Catholic Classroom: The Purpose of Advent

Question: What is the season of Advent, and why do we celebrate it?

Though retail displays, coffee cups, and shopping mall music might give the impression that Christmas has arrived and is a two-month long season, the universal Church knows otherwise. Since as early as the 5th century, the Church has set aside the weeks before Christmas to be a special season: Advent. The Season of Advent serves three very important purposes in the life of the Church, and is distinct from, but related to the Christmas season.

1. Advent begins the Church year

The Church’s liturgical calendar does not begin on January 1, as it does for most of the rest of the world. Instead, it begins on the first Sunday of Advent. Advent means “coming”. The Church helpfully celebrates Christmas around the winter solstice (connecting Jesus, the Light of the World, to the increase in sunlight) The season of Advent falls during the short, dark days that precede the solstice. For the Church, the year begins with acknowledgment of the darkness, and intentional waiting for the coming of the Light – Jesus.

Just as the Gospels begin by telling of the coming of the Savior – how God came to dwell among us, the Church begins its year by disposing itself for the coming of God among us. During Advent, we hear prophesies from the Old Testament about the coming of the Messiah, accounts of the prophet John the Forerunner/Baptist, who announced Jesus’ First Coming to his community, and warnings from Jesus in the Gospel about watching for his Second Coming.

For the Church, the beginning is a very good place to start: Why do we need a Savior—a Light? When was his coming proclaimed? To whom was it proclaimed? What can we take away spiritually from the promise of his coming, and the knowledge that he did come? What do we do now to remain vigilant and hope-filled, proclaiming joy to the world on the one hand, but longing for Christ’s return on the other?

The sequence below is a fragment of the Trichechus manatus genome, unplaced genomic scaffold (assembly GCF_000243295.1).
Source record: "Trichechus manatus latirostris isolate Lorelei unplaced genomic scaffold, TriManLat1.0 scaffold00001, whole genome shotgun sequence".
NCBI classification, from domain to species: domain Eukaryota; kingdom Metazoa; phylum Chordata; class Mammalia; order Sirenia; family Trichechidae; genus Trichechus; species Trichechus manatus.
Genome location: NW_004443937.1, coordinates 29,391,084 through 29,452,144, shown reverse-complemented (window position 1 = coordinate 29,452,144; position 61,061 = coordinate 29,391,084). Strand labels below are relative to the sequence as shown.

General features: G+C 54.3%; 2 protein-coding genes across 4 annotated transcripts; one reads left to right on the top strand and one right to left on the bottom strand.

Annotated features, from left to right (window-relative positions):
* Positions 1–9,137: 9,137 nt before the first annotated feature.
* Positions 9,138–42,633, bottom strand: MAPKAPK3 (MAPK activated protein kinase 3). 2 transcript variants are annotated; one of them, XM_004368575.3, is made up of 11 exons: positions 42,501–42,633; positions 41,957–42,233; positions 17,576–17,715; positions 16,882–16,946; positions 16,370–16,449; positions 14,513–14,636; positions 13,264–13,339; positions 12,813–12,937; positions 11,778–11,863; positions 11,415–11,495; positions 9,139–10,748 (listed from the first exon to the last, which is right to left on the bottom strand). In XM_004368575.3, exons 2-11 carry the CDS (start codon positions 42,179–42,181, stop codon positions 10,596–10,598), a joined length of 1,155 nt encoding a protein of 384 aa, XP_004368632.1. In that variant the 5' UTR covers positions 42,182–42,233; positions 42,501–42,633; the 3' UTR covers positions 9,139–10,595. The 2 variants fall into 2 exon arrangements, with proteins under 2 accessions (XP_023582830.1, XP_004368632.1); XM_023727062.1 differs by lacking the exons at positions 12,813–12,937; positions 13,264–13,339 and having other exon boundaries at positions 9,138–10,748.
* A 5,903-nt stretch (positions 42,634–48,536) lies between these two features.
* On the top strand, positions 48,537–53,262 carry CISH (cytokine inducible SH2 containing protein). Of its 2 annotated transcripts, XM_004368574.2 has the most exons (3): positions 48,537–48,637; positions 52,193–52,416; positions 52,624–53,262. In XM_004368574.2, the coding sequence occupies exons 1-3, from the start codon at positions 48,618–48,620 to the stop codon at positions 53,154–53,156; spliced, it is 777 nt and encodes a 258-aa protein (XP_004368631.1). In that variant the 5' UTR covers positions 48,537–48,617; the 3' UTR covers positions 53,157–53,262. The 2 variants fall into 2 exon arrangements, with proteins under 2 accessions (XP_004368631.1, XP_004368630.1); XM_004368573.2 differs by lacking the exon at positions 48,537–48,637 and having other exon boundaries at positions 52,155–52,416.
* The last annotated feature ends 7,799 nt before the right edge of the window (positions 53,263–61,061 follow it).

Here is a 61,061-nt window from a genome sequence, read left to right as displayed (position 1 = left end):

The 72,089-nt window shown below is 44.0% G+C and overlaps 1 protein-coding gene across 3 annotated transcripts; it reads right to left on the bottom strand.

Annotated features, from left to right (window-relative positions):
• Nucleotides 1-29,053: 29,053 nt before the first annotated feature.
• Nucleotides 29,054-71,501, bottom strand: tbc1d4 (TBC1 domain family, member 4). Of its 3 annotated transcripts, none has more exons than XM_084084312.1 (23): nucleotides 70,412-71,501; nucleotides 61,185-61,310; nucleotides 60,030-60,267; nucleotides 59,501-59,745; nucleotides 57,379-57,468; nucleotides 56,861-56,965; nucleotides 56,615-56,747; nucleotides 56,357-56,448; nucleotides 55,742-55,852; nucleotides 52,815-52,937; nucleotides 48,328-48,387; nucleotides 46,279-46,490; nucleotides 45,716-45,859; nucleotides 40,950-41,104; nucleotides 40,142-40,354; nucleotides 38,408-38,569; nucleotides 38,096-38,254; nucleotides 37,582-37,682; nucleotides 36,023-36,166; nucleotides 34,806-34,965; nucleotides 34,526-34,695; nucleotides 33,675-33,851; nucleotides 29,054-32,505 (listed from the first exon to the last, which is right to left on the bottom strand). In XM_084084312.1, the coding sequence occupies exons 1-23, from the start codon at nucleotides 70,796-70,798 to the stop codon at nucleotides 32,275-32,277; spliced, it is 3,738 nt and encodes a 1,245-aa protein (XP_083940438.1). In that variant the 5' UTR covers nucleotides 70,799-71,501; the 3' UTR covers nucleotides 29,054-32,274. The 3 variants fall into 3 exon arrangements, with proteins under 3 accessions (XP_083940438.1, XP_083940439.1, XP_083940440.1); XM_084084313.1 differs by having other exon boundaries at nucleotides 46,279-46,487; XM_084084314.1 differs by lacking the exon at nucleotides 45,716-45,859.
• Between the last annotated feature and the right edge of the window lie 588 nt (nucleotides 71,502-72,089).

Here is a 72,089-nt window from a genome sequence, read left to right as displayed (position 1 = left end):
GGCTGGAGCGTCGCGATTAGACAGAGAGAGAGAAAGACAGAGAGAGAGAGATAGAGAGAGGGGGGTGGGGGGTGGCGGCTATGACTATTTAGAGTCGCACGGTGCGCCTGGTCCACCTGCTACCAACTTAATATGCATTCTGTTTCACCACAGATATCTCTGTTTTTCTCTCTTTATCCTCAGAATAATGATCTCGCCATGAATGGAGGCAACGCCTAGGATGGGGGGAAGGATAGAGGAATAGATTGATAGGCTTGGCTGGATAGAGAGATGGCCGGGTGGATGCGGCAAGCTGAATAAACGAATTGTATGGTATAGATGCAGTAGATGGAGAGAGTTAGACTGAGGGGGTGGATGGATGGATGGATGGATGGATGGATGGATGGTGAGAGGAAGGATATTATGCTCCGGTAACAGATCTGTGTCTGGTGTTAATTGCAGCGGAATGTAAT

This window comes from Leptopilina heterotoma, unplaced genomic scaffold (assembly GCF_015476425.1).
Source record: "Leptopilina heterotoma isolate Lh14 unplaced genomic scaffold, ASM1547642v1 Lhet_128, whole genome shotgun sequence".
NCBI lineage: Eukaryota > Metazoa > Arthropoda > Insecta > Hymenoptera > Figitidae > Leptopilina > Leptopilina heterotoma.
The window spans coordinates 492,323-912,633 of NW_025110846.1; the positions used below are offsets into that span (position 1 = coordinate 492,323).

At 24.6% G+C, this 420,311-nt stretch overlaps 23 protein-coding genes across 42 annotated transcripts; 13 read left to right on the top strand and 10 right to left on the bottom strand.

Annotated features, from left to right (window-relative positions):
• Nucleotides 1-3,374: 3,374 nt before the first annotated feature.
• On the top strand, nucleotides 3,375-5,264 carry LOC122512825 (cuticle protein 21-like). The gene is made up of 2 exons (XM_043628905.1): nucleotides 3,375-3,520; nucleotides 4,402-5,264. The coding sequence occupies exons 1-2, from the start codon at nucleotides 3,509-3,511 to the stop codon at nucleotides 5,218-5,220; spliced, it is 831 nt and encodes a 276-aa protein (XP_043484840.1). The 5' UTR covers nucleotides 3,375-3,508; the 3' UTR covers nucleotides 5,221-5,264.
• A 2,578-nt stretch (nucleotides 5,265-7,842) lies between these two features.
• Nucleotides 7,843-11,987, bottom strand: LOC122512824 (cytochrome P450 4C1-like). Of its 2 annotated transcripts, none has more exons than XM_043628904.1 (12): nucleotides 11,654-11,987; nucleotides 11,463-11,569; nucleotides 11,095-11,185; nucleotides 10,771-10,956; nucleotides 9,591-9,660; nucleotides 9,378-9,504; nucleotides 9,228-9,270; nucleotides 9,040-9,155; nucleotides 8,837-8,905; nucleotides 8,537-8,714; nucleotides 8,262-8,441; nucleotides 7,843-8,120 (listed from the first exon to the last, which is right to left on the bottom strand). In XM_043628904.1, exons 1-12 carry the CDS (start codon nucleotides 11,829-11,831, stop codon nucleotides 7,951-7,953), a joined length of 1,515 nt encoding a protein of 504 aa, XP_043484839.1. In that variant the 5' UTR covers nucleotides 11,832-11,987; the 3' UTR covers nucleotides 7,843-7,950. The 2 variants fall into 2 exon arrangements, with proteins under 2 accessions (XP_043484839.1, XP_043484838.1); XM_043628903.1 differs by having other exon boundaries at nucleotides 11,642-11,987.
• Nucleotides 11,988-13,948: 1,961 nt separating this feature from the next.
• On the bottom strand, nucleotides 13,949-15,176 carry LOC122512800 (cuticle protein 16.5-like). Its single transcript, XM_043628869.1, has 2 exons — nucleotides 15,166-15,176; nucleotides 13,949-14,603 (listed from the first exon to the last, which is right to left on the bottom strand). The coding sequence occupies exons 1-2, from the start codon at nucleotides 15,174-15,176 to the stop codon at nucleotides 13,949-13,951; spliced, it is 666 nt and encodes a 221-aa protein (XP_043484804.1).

2. Advent is a time for Penance

Even many practicing Catholics might not realize that Advent is a Penitential Season. The purple vestments worn by priests during Advent are the same that they wear throughout Lent. As we said above, the Church’s year begins with acknowledgement of our need for the Savior – for Christians, this is part of penitence. We say in one breath: we are sinners and we need a Savior.

For much of the Church’s history, Advent was a season of fasting, much like Lent. Christians refrained from eating meat and drinking alcohol. This practice continues among Orthodox Christians. You might be familiar with the “Feast” of the Seven Fishes that is often practiced by Italians and those of Italian heritage on Christmas Eve – this is a vestige of a time when Catholics would have abstained from meat throughout Advent, including on the vigil of Christmas. In southern Italy, this “feast” is called “The Vigil”, and is a practice of intentional waiting for the birth of the Savior, celebrated at Midnight Mass.

The season of Advent allows Christians to recall that the Incarnation – the coming of God among us – brings us great joy because we are sinners. It is appropriate that we would take up practices like prayer, fasting, almsgiving, and Confession to remind ourselves that we are sinners. How much more disposed to joy on Christmas day will we be if we have spent the 4 weeks prior knowing how deeply we need Jesus?

3. Advent isn’t just about remembering Christmas

The Incarnation is the starting point of our Salvation – the moment that God enters humanity so that He might eventually be nailed to a cross for us. So remembering God’s coming among us makes sense for Christians. The birth of Jesus is obviously a source of great joy for us.

But as we think about Jesus’ First Coming, we can’t help but look for his Second Coming – and the liturgical readings in this season certainly direct our attention to that. The story is not over: Jesus came, and died, and rose again, yes. But Jesus also promised that he would come again, and we’re still waiting for that part.

While the course of history and the relationship between God and humans was forever altered by the Incarnation, the restitution of all things has not yet come. There is still injustice, still suffering, still oppression – all the things that made God send us a Savior. And while the world has a living Savior, if it would accept him, it needs his return. And when he returns, he will judge the living and the dead, and build his perfect Kingdom here on earth. Finally, the world will be under his perfect dominion, and injustice and oppression will cease forever.

During Advent, the whole body of Christ on earth is the voice in the wilderness crying out for that Second Coming: Come, Lord Jesus.


Catholic Classroom: The Purpose of Advent